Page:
2. I appreciate your concern trolling; however in light of the recent humorous comments on the Internet, your comment “poor taste.” is in poor taste.

    2. I have taken the liberty to visualize the situation, so all of you can get an idea of the menace this good man was experiencing …

      1.  Well, once you’ve all but dismantled any semblance of the concept of a civil society and the social contract (which the right has religiously worked to do over the past several decades) and replaced it with the “I got mine, fuck the rest of you” and “fear the other” mindset, I think it follows that people would begin to feel cut-free and left adrift alone. Paranoia follows.

      2. Because the institution he works for fosters and encourages such paranoia.

        Also, the NRA is taken seriously by the media.

    1. Whenever strangers approach me asking about local events, I try to imagine how I might go about murdering them. It makes me feel very confident and self-assured. My woman is weak and has a vagina, so I need to protect her. Also, I have property that I need to protect too. It is important that I be ready to murder, because that is what protection means.

    1. Wow. As a fellow Michigander, I would like to apologize for Officer Bubbaray Holyroller here. There’s just no excuse for that level of persecutory paranoia. 

    2. *facepalm*

      For the record, not everyone who lives in K-Zoo (or Michigan, for that matter) is an ignorant fuckstick. 

  3. The other place I saw this discussed, everyone wondered how on Earth these two Americans had managed to make it all the way to Calgary, only to not know what the Stampede was.

    1. Why do we figure they didn’t know what the Stampede was?  They might have reacted exactly the same if they’d been asked if they’d been to the zoo yet, or the theatre.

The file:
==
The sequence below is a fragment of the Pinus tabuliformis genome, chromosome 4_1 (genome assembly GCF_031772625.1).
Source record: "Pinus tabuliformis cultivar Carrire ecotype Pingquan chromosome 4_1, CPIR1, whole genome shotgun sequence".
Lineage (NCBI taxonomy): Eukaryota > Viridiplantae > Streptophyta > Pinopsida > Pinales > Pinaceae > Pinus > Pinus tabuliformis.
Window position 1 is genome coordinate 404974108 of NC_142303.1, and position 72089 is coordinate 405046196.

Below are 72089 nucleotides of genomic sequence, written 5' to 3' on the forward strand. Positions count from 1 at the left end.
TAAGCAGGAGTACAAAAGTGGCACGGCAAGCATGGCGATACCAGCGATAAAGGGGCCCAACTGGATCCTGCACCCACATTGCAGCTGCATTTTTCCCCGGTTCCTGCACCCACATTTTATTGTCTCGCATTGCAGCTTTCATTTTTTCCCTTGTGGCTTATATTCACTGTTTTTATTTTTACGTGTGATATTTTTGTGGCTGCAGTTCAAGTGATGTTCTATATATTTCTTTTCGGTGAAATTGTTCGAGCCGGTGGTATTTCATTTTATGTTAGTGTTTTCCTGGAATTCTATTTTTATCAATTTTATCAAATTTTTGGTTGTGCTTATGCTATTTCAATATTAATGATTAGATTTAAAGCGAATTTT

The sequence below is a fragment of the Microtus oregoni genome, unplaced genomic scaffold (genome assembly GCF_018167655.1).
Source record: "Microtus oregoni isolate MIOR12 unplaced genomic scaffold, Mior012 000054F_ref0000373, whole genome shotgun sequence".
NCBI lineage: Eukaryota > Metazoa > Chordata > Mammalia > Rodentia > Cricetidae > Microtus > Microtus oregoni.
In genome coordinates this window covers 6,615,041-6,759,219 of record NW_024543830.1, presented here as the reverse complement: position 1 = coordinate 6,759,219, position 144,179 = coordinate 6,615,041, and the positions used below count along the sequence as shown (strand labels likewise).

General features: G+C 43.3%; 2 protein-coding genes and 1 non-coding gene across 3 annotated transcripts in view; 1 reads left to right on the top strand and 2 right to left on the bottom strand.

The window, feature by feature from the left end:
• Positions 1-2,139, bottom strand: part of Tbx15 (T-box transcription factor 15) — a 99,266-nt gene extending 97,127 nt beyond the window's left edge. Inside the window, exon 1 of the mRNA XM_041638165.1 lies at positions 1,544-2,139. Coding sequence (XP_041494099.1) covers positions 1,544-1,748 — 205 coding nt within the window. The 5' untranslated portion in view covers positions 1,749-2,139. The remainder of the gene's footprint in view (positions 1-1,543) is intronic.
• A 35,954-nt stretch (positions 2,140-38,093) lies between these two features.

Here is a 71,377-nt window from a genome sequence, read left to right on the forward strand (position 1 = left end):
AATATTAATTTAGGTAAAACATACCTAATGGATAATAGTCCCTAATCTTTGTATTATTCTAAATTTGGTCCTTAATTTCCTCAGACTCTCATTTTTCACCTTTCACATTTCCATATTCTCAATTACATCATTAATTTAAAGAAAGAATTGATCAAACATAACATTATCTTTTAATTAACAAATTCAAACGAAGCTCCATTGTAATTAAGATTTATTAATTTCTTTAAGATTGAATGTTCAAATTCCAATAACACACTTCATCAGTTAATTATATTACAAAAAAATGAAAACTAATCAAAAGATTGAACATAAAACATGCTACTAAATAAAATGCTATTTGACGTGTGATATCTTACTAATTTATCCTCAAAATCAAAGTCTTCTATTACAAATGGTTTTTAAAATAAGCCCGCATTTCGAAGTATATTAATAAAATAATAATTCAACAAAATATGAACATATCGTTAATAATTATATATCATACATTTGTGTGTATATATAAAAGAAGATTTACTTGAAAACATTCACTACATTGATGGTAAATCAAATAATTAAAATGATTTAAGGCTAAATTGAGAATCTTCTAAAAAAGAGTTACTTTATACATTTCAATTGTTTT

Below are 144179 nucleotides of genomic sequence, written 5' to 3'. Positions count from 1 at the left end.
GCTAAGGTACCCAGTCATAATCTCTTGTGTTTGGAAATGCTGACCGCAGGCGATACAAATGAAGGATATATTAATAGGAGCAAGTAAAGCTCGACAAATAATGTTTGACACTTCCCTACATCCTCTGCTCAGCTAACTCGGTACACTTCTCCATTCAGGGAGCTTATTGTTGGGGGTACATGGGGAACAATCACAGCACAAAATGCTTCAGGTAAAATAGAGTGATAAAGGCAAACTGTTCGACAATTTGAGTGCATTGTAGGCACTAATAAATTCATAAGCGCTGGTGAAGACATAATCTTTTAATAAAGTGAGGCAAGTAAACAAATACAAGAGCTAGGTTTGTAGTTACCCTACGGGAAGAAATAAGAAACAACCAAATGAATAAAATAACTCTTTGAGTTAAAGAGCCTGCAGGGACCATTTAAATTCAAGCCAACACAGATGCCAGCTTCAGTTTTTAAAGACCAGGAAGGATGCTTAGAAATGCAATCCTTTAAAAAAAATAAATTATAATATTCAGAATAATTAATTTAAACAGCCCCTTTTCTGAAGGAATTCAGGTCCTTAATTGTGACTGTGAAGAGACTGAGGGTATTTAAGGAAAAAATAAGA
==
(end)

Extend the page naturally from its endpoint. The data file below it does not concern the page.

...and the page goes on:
4. I gotta admit, a stampede does sound kind of intimidating. Buffalo Bill Cody sure wouldn’t have been caught in the middle of one without a firearm or two.

  5. Reminds me of the old Peter Ustinov novel “Krumnagel”, which is about a US police officer who visits the UK and ends up fatally shooting a guy at a pub who he thinks is threatening him (he brought his pistol to the UK not realizing that it was illegal, and this was before metal detectors and the like). Needless to say, he is arrested for murder and is shocked that his claims that he felt threatened aren’t seen as a valid excuse.

    1. I had no idea Ustinov was also a writer – thanks for making me wiki him; what a fascinating individual.

  6. This guy probably doesn’t realize how obviously American some American tourists can be. Naturally these two Canadians were concerned that these two Americans were wandering through a park getting spooked at everything that moved and wanted to set them at ease, perhaps re-direct them to the more populated areas before they had a heart attack at the sudden appearance of the next jackdaw bursting forth from the bushes.

    Or they were seeing if they could bum a smoke.

      1. After they’ve attracted an unsuspecting tourist with their handsome plumage, especially so.

    1. There were actually other letters in local papers about young men approaching tourists, asking them if they’d been to the Stampede, and offering them free tickets (provided by the oil companies they worked for) as just a neighbourly thing to do.  And yes, that’s “neighbourly” with a “u” in it.  

      I just have to say that that the officer’s letter sounds like a police report; full of misperceptions and questionable value judgements (menacing?) designed to cover his butt in the event of a shooting.  Sad, really.

      1. At the start of your comment I assumed you were starting to describe some sort of scam. Should get my Canada-meter realigned I guess.

      2. Dangerous, really. Very dangerous, really. 

        I just read the “our Lord, Jesus Christ”-inflected letter linked above. And it’s plain from his selective take on history  and his woeful ignorance of easily-researched facts, that Officer Paranoia Triple-Holster is also a racist.

        And probably a pretty virulent one when he’s not trying to be Christ-like and political for the newspapers. For example, when he’s patrolling and looking for suspects who match the description “tall male in hooded sweatshirt.”

        I do agree with you: it is tragic.

  7. Aw come on, what’s with the nationalism here? I’m sure we can find some Canadians that are afraid of major American inner cities or the South.

      1. Nah you still have a long way to go on geopolitical fuckpiggery, doublespeak and just general racism.